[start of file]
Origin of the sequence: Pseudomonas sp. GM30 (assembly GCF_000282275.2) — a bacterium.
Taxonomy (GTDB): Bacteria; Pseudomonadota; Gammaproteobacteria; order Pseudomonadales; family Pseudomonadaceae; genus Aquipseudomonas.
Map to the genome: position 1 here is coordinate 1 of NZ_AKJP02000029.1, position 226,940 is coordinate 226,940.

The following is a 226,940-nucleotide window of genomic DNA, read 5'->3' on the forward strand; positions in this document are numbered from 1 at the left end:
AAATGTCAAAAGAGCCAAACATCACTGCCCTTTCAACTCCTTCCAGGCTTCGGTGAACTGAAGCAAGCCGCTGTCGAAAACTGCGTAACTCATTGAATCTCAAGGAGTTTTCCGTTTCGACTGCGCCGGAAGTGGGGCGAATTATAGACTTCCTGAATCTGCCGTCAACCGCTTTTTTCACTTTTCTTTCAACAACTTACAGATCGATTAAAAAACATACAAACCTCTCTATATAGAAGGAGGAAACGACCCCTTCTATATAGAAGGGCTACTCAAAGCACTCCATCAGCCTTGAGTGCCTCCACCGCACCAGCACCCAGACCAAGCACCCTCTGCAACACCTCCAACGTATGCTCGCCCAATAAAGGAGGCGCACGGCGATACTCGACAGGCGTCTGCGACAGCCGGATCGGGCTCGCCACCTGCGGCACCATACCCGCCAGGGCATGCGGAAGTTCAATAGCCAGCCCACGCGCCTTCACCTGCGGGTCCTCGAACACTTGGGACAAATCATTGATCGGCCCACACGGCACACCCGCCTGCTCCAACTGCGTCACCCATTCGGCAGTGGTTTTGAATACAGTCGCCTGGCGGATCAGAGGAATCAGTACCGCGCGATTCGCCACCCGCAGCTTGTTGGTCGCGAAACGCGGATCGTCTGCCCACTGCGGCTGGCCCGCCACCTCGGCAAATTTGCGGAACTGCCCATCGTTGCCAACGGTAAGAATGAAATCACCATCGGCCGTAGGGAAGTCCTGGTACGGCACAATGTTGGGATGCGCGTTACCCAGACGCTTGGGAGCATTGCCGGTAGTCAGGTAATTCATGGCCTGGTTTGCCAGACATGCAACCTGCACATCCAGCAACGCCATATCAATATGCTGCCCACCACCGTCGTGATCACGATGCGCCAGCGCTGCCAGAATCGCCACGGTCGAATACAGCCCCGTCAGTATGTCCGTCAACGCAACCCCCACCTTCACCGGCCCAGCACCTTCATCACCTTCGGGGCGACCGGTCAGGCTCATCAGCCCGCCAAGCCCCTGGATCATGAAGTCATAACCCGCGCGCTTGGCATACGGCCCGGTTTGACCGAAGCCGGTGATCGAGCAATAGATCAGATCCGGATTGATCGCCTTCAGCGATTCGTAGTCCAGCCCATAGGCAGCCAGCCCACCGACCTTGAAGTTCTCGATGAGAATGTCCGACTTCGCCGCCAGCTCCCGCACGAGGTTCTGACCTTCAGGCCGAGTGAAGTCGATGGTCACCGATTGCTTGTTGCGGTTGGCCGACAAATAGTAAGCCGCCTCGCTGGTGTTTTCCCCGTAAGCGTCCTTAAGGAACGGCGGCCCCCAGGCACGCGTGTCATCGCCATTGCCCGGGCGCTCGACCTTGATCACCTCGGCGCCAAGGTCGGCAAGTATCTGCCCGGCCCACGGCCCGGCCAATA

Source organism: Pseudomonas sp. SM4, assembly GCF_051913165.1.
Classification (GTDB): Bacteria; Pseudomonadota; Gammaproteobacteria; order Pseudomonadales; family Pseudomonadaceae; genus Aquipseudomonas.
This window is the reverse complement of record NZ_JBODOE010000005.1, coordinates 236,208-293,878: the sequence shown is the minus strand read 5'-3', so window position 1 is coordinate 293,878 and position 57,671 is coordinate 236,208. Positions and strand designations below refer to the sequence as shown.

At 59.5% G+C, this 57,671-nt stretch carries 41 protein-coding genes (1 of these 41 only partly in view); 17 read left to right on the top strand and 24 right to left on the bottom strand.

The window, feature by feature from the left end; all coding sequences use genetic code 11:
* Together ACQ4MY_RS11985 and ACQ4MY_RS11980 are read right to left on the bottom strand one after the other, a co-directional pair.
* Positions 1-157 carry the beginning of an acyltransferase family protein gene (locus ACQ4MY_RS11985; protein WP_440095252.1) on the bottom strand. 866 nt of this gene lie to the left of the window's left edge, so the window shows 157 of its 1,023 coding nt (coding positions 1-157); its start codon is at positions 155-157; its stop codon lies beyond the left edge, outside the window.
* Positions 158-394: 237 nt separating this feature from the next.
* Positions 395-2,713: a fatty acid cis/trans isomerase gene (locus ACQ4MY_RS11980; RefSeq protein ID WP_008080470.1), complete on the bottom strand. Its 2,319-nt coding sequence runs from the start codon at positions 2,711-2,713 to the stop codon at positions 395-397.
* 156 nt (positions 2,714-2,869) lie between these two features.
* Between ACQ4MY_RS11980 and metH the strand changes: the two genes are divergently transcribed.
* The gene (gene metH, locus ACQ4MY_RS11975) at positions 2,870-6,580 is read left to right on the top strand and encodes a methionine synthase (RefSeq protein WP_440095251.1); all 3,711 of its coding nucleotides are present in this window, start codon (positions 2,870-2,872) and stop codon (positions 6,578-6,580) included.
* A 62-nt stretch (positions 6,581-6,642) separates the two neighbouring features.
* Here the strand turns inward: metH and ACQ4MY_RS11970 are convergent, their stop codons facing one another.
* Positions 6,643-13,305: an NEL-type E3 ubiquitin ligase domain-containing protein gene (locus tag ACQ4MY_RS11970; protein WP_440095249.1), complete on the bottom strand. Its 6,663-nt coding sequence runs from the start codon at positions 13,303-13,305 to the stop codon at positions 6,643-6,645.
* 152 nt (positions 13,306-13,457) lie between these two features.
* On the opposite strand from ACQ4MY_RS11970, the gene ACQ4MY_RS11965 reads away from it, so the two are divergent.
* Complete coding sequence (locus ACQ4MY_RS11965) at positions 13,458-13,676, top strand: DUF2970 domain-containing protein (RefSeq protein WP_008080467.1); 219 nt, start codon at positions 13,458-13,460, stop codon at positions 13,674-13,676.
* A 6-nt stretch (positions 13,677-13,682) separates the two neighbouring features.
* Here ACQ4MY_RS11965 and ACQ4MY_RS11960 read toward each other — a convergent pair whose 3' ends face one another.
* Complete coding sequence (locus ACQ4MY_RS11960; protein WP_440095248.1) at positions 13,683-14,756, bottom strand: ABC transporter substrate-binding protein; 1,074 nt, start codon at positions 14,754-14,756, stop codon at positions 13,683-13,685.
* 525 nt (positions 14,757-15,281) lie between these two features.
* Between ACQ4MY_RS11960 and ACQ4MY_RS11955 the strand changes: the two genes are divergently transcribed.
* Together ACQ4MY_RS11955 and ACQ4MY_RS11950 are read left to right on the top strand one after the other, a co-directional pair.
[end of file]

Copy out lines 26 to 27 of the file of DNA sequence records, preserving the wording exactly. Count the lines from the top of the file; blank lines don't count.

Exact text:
* Complete coding sequence (locus ACQ4MY_RS11960; protein WP_440095248.1) at positions 13,683-14,756, bottom strand: ABC transporter substrate-binding protein; 1,074 nt, start codon at positions 14,754-14,756, stop codon at positions 13,683-13,685.
* 525 nt (positions 14,757-15,281) lie between these two features.